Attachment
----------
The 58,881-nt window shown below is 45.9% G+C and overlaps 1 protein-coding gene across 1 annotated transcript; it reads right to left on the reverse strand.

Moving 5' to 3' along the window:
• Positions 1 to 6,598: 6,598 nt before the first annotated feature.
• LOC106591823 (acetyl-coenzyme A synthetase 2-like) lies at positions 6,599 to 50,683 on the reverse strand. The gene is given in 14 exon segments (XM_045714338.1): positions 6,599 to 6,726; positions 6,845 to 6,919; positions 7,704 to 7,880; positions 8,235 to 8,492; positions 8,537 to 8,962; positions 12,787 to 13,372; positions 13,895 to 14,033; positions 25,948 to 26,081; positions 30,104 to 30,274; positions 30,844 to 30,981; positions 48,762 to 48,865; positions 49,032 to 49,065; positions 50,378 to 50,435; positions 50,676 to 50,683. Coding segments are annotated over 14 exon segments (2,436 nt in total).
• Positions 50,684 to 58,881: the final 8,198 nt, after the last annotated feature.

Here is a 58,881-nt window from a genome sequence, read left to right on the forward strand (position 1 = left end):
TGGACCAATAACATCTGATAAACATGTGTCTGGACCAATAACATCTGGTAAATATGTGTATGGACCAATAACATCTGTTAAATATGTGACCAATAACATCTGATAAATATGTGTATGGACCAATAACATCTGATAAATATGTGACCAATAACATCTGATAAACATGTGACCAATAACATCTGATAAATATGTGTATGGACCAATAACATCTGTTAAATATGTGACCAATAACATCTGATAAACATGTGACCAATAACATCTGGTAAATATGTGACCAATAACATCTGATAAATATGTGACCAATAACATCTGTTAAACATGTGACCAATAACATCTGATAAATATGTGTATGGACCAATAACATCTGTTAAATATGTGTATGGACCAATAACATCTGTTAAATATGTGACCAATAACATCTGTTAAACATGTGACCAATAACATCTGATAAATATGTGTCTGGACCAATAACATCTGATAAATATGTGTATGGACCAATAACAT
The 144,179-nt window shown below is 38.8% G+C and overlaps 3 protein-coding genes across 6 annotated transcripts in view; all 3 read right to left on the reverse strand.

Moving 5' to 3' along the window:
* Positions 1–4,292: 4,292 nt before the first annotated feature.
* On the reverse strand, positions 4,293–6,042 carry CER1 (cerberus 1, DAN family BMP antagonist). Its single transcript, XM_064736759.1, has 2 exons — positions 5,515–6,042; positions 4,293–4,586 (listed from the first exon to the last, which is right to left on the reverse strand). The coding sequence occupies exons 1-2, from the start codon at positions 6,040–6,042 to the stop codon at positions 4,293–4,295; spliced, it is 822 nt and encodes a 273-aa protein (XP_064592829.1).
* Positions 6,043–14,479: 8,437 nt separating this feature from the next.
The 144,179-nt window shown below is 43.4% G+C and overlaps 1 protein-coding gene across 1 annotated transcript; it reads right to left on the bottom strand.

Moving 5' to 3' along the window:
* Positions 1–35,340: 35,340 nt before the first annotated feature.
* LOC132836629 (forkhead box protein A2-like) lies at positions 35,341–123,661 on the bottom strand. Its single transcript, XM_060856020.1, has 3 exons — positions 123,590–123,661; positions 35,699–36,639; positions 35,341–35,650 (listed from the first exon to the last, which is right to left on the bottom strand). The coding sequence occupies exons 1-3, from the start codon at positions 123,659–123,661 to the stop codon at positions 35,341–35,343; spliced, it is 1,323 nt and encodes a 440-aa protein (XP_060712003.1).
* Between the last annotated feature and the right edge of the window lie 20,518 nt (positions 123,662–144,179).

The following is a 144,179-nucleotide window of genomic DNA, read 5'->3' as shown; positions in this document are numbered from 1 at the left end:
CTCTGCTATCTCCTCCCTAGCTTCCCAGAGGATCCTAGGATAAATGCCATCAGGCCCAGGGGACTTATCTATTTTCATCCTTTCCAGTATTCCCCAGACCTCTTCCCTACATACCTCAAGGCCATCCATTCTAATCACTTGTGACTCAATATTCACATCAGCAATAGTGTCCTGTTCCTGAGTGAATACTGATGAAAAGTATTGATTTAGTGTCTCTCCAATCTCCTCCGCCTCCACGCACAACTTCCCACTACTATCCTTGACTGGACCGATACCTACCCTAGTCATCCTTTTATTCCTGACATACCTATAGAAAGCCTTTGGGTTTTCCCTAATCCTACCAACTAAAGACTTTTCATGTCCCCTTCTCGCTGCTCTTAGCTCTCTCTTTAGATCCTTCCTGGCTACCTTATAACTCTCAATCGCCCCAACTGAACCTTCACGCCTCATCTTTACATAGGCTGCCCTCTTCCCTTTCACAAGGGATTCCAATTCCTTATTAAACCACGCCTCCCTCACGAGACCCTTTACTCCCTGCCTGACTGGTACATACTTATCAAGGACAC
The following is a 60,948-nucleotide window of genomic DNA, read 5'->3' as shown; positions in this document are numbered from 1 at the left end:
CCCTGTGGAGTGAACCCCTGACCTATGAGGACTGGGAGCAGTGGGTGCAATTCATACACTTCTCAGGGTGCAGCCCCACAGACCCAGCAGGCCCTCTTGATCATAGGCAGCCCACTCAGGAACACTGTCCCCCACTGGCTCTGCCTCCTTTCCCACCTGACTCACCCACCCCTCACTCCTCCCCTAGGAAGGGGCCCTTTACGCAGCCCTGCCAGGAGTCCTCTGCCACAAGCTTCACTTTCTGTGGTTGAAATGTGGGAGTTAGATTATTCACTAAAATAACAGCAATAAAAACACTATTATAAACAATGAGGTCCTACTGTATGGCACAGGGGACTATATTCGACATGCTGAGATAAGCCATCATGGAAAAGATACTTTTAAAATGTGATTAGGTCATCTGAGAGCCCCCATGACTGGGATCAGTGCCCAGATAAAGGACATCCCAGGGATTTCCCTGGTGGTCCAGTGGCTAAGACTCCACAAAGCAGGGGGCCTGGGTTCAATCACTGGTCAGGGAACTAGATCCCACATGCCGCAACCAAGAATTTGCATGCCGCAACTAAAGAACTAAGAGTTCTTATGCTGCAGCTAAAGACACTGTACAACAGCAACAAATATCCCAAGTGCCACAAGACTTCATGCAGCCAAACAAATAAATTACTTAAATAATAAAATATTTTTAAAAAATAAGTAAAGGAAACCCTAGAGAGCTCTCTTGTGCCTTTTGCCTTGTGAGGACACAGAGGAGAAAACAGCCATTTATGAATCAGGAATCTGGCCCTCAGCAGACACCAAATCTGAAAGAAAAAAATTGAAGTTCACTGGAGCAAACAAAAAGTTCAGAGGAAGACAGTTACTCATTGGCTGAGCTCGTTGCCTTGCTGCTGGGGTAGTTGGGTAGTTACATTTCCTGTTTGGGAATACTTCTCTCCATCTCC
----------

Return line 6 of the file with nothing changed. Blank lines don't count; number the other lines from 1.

Here is a 58,881-nt window from a genome sequence, read left to right on the forward strand (position 1 = left end):